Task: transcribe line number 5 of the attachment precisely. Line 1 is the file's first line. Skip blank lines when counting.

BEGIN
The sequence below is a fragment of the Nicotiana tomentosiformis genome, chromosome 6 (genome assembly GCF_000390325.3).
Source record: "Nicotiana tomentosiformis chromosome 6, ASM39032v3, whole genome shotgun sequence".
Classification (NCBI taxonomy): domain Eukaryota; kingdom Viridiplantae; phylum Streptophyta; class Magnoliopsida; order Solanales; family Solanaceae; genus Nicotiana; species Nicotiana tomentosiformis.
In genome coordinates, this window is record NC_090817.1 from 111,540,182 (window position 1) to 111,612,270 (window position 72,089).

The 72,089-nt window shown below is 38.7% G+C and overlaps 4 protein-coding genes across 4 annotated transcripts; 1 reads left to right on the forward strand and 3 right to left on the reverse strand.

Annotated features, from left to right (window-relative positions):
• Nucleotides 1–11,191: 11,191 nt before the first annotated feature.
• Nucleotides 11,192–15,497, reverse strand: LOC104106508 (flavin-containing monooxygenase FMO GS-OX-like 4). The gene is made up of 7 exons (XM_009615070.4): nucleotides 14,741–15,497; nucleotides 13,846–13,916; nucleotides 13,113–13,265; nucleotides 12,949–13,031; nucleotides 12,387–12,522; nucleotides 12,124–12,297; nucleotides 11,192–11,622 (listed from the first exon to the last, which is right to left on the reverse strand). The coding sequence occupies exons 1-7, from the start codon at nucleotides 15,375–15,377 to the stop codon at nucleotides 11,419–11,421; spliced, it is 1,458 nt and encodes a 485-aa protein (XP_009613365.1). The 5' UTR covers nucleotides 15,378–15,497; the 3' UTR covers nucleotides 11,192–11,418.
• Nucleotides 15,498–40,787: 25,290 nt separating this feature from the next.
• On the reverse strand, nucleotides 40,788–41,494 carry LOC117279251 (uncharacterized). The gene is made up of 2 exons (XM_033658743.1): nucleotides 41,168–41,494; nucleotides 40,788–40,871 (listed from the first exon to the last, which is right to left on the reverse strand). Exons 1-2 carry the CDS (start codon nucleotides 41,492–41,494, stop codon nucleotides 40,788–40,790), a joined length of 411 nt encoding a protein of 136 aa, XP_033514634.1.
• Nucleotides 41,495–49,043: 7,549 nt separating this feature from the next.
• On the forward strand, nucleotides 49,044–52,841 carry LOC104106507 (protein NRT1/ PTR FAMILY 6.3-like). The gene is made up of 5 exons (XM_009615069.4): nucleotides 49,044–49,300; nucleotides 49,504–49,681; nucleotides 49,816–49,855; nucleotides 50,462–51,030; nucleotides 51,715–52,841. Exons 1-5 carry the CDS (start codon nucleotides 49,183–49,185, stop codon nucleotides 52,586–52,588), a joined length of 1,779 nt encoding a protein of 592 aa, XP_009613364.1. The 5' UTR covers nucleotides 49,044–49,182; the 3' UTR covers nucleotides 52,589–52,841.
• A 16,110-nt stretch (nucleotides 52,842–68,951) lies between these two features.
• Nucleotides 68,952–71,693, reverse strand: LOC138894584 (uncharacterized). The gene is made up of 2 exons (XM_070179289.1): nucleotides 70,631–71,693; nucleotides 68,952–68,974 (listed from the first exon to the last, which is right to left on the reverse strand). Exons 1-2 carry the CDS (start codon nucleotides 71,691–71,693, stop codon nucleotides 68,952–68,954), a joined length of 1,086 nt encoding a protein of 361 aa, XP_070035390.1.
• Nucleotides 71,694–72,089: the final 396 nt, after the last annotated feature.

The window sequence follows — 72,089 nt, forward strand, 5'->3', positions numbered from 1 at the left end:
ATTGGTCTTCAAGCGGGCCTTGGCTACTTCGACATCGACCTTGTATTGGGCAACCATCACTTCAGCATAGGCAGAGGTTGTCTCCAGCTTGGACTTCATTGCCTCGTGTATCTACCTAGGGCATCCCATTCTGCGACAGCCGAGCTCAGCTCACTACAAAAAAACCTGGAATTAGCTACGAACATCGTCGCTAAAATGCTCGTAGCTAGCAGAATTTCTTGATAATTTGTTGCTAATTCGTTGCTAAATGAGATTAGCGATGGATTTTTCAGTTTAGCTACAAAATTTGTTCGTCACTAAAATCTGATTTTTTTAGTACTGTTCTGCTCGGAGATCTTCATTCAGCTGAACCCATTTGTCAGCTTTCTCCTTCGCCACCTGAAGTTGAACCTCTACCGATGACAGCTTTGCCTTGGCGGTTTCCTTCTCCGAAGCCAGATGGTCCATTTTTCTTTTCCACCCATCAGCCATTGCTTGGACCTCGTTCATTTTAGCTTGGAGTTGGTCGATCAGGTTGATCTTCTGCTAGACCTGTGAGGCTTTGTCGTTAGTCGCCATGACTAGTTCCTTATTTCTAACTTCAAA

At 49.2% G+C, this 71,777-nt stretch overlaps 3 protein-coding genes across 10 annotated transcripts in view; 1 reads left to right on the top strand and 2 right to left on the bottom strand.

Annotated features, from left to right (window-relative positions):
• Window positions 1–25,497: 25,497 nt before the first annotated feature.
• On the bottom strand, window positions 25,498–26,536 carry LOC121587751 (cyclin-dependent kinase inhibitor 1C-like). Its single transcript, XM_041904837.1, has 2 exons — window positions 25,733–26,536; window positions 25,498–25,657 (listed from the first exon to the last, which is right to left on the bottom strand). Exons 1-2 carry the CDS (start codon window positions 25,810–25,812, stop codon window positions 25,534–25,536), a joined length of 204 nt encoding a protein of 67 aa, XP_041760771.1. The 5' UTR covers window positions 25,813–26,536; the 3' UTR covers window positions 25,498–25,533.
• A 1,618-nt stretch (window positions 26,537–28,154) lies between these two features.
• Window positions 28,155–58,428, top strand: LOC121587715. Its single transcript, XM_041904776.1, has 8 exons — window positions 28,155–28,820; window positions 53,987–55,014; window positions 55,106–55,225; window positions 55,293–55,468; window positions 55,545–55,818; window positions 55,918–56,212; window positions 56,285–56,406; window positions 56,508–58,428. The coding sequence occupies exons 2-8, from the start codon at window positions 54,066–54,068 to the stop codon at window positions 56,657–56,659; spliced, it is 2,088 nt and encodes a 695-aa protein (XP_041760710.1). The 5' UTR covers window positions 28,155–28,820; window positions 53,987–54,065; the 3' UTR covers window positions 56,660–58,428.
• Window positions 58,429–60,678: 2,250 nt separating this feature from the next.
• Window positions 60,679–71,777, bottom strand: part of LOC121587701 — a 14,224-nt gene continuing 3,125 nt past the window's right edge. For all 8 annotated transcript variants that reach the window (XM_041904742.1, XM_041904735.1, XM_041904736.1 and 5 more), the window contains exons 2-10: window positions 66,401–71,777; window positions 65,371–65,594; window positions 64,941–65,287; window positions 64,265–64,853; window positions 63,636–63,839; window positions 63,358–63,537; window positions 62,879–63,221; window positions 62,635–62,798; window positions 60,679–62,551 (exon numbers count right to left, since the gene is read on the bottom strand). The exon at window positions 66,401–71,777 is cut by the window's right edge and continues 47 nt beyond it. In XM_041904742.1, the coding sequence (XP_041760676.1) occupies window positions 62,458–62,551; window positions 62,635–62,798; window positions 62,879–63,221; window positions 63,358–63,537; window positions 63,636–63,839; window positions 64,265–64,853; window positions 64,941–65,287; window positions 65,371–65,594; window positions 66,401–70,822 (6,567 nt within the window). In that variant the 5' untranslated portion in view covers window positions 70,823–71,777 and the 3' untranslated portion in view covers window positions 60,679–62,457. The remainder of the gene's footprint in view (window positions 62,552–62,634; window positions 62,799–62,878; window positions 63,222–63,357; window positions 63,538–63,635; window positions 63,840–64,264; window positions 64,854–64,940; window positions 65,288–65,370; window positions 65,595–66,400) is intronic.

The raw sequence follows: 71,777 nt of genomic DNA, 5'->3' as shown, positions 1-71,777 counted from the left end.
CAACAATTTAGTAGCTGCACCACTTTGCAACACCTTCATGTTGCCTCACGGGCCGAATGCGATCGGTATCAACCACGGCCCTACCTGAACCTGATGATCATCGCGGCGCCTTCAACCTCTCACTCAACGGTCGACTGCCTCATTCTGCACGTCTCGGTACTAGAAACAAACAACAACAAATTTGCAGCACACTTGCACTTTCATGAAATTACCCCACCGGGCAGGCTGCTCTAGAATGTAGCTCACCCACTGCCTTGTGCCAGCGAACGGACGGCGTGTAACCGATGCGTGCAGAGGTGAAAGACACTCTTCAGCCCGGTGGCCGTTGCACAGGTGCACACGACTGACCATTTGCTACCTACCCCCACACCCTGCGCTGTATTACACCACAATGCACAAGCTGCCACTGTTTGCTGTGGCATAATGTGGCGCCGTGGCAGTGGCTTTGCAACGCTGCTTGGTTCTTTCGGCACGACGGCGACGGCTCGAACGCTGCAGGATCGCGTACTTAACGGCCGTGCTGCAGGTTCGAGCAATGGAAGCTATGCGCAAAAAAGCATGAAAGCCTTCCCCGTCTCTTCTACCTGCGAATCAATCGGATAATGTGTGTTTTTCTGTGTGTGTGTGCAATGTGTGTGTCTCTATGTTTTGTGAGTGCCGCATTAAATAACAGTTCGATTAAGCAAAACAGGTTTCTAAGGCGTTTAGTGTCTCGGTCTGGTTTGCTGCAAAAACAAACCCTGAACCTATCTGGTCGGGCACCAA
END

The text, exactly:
The 72,089-nt window shown below is 38.7% G+C and overlaps 4 protein-coding genes across 4 annotated transcripts; 1 reads left to right on the forward strand and 3 right to left on the reverse strand.